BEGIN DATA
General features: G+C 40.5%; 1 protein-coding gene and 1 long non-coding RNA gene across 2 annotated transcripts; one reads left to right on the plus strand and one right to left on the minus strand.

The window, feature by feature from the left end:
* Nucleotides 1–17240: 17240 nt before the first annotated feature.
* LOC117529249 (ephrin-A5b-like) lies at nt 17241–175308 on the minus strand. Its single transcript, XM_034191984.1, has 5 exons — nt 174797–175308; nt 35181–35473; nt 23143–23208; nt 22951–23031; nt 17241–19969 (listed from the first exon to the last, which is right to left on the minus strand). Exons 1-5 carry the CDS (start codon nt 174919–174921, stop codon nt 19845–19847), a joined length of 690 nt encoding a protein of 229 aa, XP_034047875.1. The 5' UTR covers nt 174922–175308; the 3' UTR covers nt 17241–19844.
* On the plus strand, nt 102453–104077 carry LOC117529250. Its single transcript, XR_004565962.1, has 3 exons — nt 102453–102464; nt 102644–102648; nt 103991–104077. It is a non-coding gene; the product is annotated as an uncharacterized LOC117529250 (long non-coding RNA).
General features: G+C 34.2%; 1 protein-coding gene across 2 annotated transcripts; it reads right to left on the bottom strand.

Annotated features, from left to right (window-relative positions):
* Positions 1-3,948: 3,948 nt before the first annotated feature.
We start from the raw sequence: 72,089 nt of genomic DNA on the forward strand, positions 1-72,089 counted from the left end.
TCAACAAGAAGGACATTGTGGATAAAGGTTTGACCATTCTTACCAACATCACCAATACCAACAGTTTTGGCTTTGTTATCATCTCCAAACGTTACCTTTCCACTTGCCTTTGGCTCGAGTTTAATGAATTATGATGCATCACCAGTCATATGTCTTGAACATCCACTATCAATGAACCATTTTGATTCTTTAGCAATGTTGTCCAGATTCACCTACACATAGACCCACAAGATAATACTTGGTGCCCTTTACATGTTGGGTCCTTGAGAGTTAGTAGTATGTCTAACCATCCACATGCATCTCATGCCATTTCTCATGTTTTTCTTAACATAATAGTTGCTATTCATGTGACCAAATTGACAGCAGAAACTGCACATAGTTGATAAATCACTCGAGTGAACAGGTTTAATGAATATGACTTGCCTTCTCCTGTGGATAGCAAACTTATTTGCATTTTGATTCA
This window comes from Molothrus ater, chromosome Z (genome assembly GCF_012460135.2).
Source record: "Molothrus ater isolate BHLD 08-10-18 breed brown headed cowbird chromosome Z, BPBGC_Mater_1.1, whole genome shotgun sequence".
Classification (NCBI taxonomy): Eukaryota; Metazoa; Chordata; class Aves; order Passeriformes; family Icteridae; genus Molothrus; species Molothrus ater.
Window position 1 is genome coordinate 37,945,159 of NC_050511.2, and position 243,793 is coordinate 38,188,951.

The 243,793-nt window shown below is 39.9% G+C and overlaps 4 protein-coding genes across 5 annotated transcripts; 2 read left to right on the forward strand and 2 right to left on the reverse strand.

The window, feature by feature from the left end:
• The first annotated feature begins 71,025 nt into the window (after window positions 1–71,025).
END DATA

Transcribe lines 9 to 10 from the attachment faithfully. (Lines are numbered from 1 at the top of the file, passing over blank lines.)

We start from the raw sequence: 72,089 nt of genomic DNA on the forward strand, positions 1-72,089 counted from the left end.
TCAACAAGAAGGACATTGTGGATAAAGGTTTGACCATTCTTACCAACATCACCAATACCAACAGTTTTGGCTTTGTTATCATCTCCAAACGTTACCTTTCCACTTGCCTTTGGCTCGAGTTTAATGAATTATGATGCATCACCAGTCATATGTCTTGAACATCCACTATCAATGAACCATTTTGATTCTTTAGCAATGTTGTCCAGATTCACCTACACATAGACCCACAAGATAATACTTGGTGCCCTTTACATGTTGGGTCCTTGAGAGTTAGTAGTATGTCTAACCATCCACATGCATCTCATGCCATTTCTCATGTTTTTCTTAACATAATAGTTGCTATTCATGTGACCAAATTGACAGCAGAAACTGCACATAGTTGATAAATCACTCGAGTGAACAGGTTTAATGAATATGACTTGCCTTCTCCTGTGGATAGCAAACTTATTTGCATTTTGATTCA